Low APR credit card or 0% on purchases?

On the newly updated Credit Karma website there are two things that I need to do that will have a high impact on improving my score.

  1. Increase my total credit limit. They say it needs to be £4,000 more.
  2. Use between 1 and 25% credit utilisation. I’m currently at 0%.

I therefore think I need a credit card :-1:

What I want to know is as follows: Is it better to get a low APR card (been pre-appoved for one at 9%) which I can keep forever or should I get a 0% for 28 months on purchases card which I then cut up and get another when the term ends?

Is one more detrimental that the other or does it not really matter? :confused:

If you’re gonna pay in full each statement, then it does not matter really.

I would seek to keep whichever you get, even when you get a second, as account longevity is also a plus to lenders when considering credit history. Not necessarily that you continue to use it.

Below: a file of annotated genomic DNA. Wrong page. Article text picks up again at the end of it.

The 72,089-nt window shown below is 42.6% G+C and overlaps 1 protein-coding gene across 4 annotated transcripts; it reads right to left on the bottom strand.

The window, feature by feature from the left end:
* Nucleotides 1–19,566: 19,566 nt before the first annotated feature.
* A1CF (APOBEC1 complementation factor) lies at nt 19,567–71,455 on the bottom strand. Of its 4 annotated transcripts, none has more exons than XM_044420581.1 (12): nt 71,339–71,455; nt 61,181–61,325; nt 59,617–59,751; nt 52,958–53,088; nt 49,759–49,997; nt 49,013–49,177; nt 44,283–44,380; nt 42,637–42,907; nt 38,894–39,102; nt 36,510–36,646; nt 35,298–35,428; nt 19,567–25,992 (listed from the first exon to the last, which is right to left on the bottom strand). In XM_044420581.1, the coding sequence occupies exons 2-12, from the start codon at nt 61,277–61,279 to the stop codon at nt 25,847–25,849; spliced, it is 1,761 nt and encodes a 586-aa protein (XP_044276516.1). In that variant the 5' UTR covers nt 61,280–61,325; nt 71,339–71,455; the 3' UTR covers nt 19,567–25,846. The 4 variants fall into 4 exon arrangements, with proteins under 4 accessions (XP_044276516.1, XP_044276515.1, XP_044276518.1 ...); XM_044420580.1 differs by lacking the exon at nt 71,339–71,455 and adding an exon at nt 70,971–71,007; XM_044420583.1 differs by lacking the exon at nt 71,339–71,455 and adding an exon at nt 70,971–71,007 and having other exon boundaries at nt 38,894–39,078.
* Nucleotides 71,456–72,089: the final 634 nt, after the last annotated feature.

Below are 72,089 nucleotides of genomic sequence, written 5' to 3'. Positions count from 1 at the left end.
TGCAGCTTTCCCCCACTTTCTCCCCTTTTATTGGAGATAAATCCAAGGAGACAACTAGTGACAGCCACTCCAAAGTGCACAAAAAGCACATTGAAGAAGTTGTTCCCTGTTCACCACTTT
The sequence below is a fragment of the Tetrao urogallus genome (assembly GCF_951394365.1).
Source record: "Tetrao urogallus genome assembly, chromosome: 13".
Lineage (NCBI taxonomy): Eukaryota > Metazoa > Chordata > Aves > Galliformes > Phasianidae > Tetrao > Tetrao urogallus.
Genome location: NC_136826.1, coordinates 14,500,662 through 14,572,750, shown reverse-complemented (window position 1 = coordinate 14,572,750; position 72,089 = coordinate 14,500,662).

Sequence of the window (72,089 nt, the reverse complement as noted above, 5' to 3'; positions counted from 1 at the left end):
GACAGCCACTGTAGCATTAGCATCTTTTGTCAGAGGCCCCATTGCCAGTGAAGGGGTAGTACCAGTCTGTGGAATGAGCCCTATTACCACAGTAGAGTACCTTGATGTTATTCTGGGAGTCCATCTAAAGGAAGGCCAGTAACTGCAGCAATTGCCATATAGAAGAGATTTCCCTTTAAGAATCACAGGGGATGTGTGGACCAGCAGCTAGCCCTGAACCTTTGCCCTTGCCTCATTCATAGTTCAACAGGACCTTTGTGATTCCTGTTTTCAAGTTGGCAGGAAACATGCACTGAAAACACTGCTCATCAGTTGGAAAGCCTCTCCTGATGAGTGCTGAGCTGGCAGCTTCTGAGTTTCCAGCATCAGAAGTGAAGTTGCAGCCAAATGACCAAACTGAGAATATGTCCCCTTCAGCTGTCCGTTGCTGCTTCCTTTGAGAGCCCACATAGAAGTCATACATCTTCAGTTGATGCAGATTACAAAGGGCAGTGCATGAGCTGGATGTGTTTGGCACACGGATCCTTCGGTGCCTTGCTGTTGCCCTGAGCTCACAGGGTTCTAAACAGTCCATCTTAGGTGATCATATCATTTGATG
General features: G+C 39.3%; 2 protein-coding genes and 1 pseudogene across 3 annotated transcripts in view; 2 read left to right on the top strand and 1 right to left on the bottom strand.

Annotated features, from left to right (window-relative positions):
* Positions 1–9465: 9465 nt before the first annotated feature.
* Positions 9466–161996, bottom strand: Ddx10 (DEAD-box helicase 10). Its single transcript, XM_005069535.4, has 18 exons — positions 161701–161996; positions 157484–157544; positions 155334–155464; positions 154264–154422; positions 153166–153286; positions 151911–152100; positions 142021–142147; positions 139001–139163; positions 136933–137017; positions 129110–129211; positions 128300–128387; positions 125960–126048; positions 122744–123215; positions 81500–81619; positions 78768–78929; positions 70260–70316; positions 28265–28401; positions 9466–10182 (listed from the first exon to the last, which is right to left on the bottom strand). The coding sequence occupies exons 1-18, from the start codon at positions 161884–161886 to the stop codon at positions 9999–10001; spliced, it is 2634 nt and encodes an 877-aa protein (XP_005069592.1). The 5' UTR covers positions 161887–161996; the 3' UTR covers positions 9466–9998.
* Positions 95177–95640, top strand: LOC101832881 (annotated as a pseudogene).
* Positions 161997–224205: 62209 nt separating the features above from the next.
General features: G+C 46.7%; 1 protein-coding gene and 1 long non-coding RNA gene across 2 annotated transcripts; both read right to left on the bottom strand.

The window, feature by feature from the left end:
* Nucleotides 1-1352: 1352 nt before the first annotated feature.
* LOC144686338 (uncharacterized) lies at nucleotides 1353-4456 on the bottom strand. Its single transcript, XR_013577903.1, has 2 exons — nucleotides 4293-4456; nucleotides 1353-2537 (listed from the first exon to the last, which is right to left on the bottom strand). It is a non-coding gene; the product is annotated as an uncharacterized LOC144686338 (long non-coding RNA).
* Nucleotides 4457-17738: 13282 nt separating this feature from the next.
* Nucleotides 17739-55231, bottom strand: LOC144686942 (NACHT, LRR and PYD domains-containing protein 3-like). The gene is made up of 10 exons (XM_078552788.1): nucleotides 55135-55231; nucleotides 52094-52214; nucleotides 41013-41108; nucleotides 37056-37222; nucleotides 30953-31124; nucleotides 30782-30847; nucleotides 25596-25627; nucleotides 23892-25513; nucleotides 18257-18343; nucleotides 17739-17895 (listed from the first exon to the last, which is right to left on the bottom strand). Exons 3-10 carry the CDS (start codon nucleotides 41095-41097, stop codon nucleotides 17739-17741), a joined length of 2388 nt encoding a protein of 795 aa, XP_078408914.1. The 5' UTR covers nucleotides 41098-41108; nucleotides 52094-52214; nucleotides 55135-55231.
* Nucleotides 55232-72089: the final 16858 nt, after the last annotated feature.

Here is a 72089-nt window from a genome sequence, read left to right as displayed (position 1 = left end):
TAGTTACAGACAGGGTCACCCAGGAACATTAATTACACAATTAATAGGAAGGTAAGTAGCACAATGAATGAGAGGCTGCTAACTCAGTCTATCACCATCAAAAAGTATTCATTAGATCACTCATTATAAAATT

Are you trying to boost your credit score for any particular reason?

1 Like

No one should worry about their score. Just focus on their credit history.


That was the plan but if I pay it in full each month then I won’t be fulfilling the credit utilisation part will I? :confused:

I typically have two credit cards:

  1. Rewards credit card for regular UK domestic use - for me this is an Amex card as I ike their customer service so trust they will be helpful if I ever need support with a significant issue. I sometimes change the specific Amex card I have.